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Winsor McCay: Remembering the artist behind Little Nemo (+video)

Winsor McCay's 'Little Nemo in Slumberland' celebrates its 107th anniversary today. So who was Winsor McCay? 

By Matthew Shaer / October 15, 2012

A still from a new Google doodle honoring Winsor McCay, the creator of 'Little Nemo.'



The Google homepage today depicts an old-fashioned comic strip, in muted hues of blue, red, green, and yellow. Click on the tab on the bottom right of the doodle, and watch a pajama-clad boy tumble, panel by panel, through a fairytale land of clouds, castles, and princesses, before finally landing back in his own bedroom. The doodle is an homage to the artist Winsor McCay, and his most famous creation, Little Nemo, which turns 107 years old today. 

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A clip from the NES 'Little Nemo' video game.

So who was McCay, exactly? Only one of the most influential cartoonists in history.

McCay was born in Canada, probably around 1867 or 1868 – the exact date and location remain unclear. When McCay was still a child, his family moved from Canada to Spring Lake, in Michigan. The young McCay drew fervently, and and around 1880, one of his illustrations, of a sinking steamer, was apparently snapped up for use in postcards.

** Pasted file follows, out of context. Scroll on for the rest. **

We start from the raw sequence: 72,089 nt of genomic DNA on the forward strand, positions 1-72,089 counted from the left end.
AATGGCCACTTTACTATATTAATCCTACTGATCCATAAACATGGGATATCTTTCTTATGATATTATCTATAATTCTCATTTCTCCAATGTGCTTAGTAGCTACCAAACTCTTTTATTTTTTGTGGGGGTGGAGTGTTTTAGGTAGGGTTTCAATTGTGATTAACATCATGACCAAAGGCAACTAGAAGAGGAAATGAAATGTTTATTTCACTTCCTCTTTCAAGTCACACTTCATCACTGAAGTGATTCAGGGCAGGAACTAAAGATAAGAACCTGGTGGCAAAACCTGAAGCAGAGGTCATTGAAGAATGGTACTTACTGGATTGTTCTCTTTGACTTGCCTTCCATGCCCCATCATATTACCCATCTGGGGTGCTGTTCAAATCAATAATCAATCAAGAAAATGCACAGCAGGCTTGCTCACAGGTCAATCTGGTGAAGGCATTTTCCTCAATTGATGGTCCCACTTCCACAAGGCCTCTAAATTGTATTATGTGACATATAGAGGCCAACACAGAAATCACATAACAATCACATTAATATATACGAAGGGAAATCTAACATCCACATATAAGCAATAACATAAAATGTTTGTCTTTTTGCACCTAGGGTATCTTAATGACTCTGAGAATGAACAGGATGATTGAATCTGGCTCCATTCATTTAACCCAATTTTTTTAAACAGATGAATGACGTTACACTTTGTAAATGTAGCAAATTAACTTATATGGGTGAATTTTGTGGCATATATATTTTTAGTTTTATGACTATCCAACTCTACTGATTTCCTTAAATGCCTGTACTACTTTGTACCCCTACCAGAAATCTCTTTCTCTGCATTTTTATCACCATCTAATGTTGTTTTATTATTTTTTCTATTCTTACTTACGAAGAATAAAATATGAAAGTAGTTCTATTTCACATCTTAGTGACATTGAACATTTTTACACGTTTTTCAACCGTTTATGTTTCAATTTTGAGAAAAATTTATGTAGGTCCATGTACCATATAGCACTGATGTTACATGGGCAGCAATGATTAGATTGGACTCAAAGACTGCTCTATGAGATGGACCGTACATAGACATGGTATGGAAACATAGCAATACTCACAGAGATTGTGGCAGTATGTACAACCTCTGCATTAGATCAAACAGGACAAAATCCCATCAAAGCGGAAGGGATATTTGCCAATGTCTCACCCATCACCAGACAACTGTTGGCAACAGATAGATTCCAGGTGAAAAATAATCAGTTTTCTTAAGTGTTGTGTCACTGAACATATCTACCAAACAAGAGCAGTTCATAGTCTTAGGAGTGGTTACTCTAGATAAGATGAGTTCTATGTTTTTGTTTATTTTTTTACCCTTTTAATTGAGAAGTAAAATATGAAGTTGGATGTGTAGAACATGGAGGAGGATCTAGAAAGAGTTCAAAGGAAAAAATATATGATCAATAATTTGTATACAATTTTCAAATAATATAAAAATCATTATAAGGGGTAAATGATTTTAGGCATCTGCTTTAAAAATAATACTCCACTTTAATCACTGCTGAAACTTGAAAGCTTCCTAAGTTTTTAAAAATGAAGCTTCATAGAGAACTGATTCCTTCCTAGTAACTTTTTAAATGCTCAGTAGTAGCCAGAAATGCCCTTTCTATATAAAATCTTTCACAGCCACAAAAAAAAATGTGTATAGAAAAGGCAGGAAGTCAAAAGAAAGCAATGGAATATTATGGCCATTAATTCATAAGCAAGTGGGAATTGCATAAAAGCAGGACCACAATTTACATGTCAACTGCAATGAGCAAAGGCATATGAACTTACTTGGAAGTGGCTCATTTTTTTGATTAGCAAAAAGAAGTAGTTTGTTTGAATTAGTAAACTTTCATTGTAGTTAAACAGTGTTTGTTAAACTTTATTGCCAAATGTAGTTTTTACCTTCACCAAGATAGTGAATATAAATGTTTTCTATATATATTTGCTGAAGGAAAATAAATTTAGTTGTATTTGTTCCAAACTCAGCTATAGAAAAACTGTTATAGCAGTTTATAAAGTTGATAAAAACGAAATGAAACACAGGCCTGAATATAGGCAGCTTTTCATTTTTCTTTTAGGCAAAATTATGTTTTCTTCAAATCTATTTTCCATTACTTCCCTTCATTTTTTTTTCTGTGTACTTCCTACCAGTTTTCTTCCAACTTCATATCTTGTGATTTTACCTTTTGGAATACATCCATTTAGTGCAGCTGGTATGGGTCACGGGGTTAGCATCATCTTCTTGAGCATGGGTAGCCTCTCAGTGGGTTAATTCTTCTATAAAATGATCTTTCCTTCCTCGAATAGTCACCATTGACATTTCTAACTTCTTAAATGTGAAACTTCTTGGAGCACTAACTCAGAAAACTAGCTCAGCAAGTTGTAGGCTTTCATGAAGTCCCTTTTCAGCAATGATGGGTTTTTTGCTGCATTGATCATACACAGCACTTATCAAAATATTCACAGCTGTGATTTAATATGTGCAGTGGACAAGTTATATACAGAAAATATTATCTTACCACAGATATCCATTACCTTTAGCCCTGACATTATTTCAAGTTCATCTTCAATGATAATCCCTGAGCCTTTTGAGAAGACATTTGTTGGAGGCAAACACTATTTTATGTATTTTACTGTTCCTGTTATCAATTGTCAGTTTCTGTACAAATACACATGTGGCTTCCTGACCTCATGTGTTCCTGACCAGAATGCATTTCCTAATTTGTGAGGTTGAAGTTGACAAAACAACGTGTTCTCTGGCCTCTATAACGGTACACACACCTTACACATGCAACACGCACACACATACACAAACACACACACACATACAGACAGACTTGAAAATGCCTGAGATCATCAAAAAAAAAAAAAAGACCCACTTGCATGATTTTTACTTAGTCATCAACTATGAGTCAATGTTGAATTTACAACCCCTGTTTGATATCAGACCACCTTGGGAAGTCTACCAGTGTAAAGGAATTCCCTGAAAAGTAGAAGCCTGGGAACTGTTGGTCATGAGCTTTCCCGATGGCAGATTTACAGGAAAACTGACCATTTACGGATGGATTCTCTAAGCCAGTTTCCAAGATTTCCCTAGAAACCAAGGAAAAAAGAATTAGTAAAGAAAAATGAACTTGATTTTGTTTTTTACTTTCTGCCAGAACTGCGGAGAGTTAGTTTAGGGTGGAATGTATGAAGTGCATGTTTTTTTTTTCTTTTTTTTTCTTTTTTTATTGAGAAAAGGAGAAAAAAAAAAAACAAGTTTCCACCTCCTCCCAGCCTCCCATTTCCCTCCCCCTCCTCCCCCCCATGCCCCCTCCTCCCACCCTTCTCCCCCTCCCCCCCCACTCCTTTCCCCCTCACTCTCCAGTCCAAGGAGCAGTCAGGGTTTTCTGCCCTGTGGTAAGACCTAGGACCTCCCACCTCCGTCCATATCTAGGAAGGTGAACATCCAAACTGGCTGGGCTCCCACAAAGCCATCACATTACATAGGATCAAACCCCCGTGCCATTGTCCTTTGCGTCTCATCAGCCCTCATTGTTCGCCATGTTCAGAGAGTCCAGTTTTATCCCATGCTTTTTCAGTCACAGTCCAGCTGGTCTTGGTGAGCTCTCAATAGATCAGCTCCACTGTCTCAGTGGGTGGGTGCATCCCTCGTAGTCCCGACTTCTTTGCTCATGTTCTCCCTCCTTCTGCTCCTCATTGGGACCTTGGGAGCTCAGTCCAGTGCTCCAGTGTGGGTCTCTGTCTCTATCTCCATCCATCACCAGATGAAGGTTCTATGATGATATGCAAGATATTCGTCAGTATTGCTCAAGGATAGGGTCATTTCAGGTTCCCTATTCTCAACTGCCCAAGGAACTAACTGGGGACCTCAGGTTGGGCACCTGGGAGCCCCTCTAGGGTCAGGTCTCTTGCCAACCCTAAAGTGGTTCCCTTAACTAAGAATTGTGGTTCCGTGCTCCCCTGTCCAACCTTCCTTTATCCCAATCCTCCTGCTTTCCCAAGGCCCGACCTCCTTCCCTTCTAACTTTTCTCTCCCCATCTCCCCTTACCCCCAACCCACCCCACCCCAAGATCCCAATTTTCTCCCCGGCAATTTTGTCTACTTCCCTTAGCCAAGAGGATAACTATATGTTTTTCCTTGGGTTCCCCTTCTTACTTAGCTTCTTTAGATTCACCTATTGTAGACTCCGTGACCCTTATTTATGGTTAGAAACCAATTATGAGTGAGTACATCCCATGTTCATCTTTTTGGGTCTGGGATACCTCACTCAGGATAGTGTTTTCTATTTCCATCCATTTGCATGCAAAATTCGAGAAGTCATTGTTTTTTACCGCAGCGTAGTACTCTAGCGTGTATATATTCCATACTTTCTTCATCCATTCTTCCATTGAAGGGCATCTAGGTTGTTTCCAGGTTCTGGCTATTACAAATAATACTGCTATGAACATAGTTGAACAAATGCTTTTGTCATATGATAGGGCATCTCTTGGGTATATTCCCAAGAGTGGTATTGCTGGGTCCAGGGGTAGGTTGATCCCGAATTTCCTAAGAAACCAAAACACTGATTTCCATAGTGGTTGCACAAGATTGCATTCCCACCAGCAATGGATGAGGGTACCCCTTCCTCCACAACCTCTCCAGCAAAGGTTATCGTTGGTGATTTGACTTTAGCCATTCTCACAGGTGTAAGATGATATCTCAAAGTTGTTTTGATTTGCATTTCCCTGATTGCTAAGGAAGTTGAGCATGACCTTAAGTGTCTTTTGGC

Eventually, McCay was discovered by John Goodison, a drawing professor at Michigan State Normal School. Goodison agreed to tutor McCay informally, although McCay never officially enrolled at Michigan State. In his spare time, McCay wandered the local "dime museums" – an attraction popularized by P.T. Barnum – and drew cariactures for passersby. 

According to the Ypsilanti Citizen newspaper, in 1888, one of Winsor's drawings was displayed at a showing in Ypsilanti, Mich.

"The work of Art exhibited at the Post Office by Winsor McCay," a reporter noted at the time, "is a great credit to the young man’s artistic ability." A whirlwind of drawing gigs soon followed. 

McCay moved to Chicago, where he was an apprentice at the National Printing and Engraving Company, and then to Cincinnati, where he was paid to draw the so-called "freaks" – among them a bearded lady – at the Vine Street Dime Museum. In 1900, he was snapped up by the Cincinnati Enquirer to draw a strip called "The Tales of the Jungle Imps by Felix Fiddle," but in 1903, he left the Enquirer for The New York Herald


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